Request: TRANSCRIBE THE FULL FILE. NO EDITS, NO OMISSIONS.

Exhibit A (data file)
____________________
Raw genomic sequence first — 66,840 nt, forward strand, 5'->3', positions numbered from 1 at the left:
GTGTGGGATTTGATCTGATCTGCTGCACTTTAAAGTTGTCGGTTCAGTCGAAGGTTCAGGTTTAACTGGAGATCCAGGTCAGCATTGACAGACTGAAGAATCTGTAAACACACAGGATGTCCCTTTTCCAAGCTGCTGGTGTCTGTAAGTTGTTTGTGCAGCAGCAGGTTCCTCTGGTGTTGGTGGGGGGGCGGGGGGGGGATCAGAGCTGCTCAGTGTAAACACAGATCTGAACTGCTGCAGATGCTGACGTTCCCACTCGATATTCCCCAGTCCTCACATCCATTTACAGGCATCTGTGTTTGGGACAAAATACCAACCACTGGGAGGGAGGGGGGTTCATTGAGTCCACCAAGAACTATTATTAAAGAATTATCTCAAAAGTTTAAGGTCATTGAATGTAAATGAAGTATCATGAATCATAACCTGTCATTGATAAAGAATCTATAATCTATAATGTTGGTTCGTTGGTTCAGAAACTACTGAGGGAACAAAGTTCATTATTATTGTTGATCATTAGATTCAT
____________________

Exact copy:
Raw genomic sequence first — 66,840 nt, forward strand, 5'->3', positions numbered from 1 at the left:
GTGTGGGATTTGATCTGATCTGCTGCACTTTAAAGTTGTCGGTTCAGTCGAAGGTTCAGGTTTAACTGGAGATCCAGGTCAGCATTGACAGACTGAAGAATCTGTAAACACACAGGATGTCCCTTTTCCAAGCTGCTGGTGTCTGTAAGTTGTTTGTGCAGCAGCAGGTTCCTCTGGTGTTGGTGGGGGGGCGGGGGGGGGATCAGAGCTGCTCAGTGTAAACACAGATCTGAACTGCTGCAGATGCTGACGTTCCCACTCGATATTCCCCAGTCCTCACATCCATTTACAGGCATCTGTGTTTGGGACAAAATACCAACCACTGGGAGGGAGGGGGGTTCATTGAGTCCACCAAGAACTATTATTAAAGAATTATCTCAAAAGTTTAAGGTCATTGAATGTAAATGAAGTATCATGAATCATAACCTGTCATTGATAAAGAATCTATAATCTATAATGTTGGTTCGTTGGTTCAGAAACTACTGAGGGAACAAAGTTCATTATTATTGTTGATCATTAGATTCAT